Tuesday, January 13, 2009

Guesstimating the Stimulus

Although the details are still in flux, Christina Romer and Jared Bernstein (incoming CEA chair and chief economist for VP-elect Biden, respectively), have put out a rough estimate of the effects of the Obama administration stimulus package.Their estimates are based on a plan of $775 billion, spread over two years, including both spending and tax cuts. Paul Krugman says:
Kudos, by the way, to the administration-in-waiting for providing this — it will be a joy to argue policy with an administration that provides comprehensible, honest reports, not case studies in how to lie with statistics.

But the stimulus is not enough:

So this looks like an estimate from the Obama team itself saying — as best as I can figure it out — that the plan would close only around a third of the output gap over the next two years.
Here are the CBO's projections of the output gap (the difference between potential and actual GDP), assuming no stimulus:

(The graph is from these charts, which accompany the latest Budget and Economic Outlook)

Brad DeLong says:

I agree with Paul that this fiscal boost plan is too small, but I do want to admit that doing this well is harder than it looks. The tax-cut part does not look terribly effective as a stimulus--it is a step toward compensating for higher income inequality and a political play to make it more likely that Republicans will lose politically by trying to block the package rather than a significant boost to employment. Thus I do not think you would want to make the tax-cut part larger. And it is hard to find a lot of additional spending projects that can be ramped up quickly and do a lot of good--relatively soon in that endeavor the short-term fiscal multiplier falls below one. They are trying their best.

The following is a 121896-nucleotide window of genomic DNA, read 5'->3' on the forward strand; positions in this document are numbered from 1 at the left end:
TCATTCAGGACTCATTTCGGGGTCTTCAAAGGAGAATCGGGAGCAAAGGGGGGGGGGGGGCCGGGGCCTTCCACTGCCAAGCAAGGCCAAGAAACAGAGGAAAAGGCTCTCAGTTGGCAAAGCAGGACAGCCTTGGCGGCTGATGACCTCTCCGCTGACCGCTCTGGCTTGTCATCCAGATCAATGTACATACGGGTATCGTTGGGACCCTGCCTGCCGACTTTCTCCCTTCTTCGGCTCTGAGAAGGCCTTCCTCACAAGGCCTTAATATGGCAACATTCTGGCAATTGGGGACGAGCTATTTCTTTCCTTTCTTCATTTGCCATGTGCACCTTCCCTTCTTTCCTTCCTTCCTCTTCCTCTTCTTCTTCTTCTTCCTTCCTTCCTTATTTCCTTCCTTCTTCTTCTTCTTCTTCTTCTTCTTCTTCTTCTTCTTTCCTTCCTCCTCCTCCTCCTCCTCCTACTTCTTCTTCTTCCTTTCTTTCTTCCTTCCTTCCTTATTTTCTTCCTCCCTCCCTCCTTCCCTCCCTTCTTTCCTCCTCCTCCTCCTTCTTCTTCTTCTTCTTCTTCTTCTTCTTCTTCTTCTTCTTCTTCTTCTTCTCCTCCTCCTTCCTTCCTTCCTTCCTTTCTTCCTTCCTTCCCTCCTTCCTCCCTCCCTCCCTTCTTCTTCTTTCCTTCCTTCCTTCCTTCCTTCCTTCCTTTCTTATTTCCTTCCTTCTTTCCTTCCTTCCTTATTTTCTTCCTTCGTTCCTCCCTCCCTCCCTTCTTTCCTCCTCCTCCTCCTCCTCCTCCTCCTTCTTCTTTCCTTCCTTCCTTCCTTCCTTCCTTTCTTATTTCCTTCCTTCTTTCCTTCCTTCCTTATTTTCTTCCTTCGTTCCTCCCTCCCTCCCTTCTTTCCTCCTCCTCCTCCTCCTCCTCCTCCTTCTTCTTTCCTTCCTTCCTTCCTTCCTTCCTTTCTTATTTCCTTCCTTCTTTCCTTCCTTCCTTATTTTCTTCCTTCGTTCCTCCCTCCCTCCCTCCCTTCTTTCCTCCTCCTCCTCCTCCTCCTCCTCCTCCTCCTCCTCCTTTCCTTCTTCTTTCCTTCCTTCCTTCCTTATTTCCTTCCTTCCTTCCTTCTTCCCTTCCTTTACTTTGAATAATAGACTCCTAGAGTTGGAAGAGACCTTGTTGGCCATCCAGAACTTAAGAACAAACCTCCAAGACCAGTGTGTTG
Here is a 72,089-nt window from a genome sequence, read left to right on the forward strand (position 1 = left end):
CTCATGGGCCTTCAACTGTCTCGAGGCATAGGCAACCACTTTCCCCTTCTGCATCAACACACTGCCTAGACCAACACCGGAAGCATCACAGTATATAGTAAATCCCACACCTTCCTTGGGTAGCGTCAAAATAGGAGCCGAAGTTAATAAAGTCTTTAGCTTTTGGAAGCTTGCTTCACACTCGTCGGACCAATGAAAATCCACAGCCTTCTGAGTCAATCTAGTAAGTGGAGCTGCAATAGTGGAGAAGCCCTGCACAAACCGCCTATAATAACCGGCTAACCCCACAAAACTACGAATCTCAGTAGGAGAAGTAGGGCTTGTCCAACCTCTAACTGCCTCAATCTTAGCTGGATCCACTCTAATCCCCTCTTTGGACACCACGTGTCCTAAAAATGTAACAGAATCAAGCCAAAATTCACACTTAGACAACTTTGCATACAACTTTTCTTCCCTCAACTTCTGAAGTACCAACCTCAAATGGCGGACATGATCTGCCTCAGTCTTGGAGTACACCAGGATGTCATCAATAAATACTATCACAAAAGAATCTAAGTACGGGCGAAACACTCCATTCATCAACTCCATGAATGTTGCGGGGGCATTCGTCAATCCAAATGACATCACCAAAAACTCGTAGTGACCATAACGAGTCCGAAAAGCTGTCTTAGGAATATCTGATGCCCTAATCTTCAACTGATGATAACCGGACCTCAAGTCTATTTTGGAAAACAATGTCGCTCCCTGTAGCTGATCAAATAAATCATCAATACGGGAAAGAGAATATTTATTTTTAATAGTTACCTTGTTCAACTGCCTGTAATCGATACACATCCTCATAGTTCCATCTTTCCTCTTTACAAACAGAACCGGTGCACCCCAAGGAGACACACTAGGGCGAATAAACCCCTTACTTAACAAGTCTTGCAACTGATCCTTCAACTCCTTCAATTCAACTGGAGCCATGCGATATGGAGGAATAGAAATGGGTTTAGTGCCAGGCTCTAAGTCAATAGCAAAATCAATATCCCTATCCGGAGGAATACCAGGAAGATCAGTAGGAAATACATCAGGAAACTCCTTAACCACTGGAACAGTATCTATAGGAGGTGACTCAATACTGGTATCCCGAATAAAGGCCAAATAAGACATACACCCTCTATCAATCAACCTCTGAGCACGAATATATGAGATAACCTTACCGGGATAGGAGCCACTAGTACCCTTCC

At Econbrowser, Menzie Chinn notes that, with the output gap expected to last for a while, we shouldn't be so concerned with the "lags" in implementing infrastructure spending (a point also made by Krugman in this column).

The implicit assumption here seems to be that the recovery will be slow, as it was following the 1990-91 and 2001 recessions. In both of those cases the unemployment rate continued to drift upward after the business cycle peak declared by the NBER. In terms of magnitude, it looks like we're now in a more serious recession, comparable to 1973-75 and 1981-82. Those recessions had bigger spikes in unemployment, but also much brisker recoveries. Unemployment peaked at 10.8% in December 1982 and fell to 8.3% at the end of 1983 - a decline of 2.5 percentage points in 1 year. The unemployment rate declined 1.6 points from May 1975 (9.0%) to May 1976 (7.4%). In both cases, the recoveries were quicker than what is envisioned by Romer and Bernstein or by the CBO.

It may indeed be that the 'jobless recovery' is the new 'normal' pattern. If the dynamics of earlier recessions were driven by manufacturing firms responding to unintended inventory accumulation, improvements in inventory management and the declining share of manufacturing might help explain the changing pattern. However, part of the reason economies can bounce back quickly (Milton Friedman once compared recessions to plucks of a guitar string) is that idle resources can be put back to work fast. And it looks like we will have no shortage of idle resources this time around.

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